Beyond the symbolism, the interviews also seemed designed as an attempt to recreate the relationship that Mondale recalls from his days as Carter’s deputy as intimate, if not without friction. And while Mondale talked, his staffers reviewed news reports, voting records and financial disclosure forms of potential running mates in an effort to avert any politically embarrassing “surprises.” Former Carter strategist Hamilton Jordan noted that the final choice, which will probably not be disclosed before the convention, is “the first time people get to see the candidate make a substantive decision.” Mondale termed it “the most important single act by a presidential candidate.”
Party unity, geographic clout, ideological balance and, for the first time, gender will all weigh on Mondale’s mind. The bitter nomination race has left deep wounds among Democrats, with Hart and Jackson vowing to take their fight to the convention floor. Reagan enjoys a wide lead in current polls and an almost insuperable edge in his far-West base. Mondale is almost universally perceived as a liberal’s liberal and may seek a balancing conservative influence in his vice-presidential candidate. Finally, a powerful undercurrent is sweeping the party in favor of naming a woman.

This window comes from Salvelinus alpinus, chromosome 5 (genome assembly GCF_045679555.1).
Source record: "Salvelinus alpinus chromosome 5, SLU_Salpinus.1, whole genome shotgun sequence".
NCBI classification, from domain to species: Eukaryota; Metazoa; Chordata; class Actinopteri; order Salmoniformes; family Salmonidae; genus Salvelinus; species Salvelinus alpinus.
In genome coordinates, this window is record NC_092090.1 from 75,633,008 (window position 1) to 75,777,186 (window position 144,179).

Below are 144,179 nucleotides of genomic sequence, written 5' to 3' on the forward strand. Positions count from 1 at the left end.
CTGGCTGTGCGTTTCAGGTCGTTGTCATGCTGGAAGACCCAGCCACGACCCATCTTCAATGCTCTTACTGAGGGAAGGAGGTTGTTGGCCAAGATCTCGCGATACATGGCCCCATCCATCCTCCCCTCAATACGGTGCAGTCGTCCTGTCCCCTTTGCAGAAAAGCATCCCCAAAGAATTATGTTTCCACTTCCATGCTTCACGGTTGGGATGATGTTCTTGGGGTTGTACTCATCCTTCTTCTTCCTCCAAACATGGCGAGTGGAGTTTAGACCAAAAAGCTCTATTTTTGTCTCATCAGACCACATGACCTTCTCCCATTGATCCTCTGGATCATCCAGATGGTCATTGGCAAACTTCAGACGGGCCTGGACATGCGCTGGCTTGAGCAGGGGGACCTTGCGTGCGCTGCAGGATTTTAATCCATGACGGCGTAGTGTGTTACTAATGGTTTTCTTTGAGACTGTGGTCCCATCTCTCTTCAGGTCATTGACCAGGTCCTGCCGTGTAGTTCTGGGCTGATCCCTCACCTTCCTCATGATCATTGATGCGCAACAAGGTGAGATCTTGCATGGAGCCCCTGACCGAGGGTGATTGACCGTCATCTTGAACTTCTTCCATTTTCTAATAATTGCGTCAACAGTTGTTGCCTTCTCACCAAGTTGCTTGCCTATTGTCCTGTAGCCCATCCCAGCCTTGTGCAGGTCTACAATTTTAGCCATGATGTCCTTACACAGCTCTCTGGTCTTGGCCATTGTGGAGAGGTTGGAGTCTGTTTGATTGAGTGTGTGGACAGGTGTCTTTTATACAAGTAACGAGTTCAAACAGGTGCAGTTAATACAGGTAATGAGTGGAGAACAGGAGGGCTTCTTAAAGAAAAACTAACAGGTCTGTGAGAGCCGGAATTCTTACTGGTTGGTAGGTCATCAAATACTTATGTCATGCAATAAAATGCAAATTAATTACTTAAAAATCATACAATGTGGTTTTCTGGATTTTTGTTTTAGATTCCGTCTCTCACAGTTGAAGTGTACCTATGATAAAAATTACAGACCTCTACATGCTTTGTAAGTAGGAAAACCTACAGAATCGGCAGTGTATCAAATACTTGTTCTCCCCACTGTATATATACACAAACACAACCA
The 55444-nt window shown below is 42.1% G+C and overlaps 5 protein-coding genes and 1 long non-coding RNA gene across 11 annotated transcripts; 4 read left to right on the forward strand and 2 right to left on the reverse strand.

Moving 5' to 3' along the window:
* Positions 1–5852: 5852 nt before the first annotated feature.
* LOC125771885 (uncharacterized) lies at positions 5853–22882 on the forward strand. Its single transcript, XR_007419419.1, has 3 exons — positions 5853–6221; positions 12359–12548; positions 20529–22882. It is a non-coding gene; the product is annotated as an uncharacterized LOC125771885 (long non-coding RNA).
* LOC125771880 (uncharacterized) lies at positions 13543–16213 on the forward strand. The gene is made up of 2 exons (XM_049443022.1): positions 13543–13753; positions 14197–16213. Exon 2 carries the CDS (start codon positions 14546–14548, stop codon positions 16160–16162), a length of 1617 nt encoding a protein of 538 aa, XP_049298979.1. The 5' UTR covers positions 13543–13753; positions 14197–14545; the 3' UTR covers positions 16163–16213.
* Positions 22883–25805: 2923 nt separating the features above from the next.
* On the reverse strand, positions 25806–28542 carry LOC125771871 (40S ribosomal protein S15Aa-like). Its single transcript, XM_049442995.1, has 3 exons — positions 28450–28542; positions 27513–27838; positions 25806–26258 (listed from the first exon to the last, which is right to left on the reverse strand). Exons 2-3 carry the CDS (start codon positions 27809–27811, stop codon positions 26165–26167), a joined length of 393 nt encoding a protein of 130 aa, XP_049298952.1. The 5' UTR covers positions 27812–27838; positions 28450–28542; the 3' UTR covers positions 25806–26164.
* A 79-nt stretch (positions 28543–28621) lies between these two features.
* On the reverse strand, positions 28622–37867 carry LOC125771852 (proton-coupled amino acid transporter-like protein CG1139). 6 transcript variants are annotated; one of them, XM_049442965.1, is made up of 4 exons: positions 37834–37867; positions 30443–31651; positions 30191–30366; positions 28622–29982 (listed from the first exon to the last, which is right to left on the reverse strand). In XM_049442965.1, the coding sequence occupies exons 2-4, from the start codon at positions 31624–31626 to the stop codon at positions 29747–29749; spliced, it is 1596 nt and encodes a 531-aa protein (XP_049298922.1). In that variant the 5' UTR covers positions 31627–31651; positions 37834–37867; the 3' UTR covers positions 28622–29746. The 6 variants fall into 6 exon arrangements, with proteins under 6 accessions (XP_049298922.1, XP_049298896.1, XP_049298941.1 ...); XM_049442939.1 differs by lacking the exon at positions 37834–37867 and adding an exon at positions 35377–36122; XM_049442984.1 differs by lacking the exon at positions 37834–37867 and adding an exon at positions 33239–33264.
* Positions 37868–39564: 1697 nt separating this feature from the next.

Mondale’s options and the strategies behind them include the following:
The dream ticket: Assuming that Mondale and Hart can wipe the blood off their hatchets, the Colorado senator might be an ideal choice. Hart would undoubtedly stiffen Mondale’s limp appeal to young, upwardly mobile professionals and as a westerner he might erode Reagan’s dominance in that region. A Gallup poll last month reported that 59 per cent of Democrats favor a Mondale-Hart reconciliation, compared to a mere 27 per cent who want any other running mate.
But the “dream ticket” may be an impossible feat. Hart continues to insist that he has “no interest, period” in being vice-president. For their part, Mondale’s aides view Hart as a sore loser whose attacks on Mondale will provide Reagan’s campaign with powerful ammunition.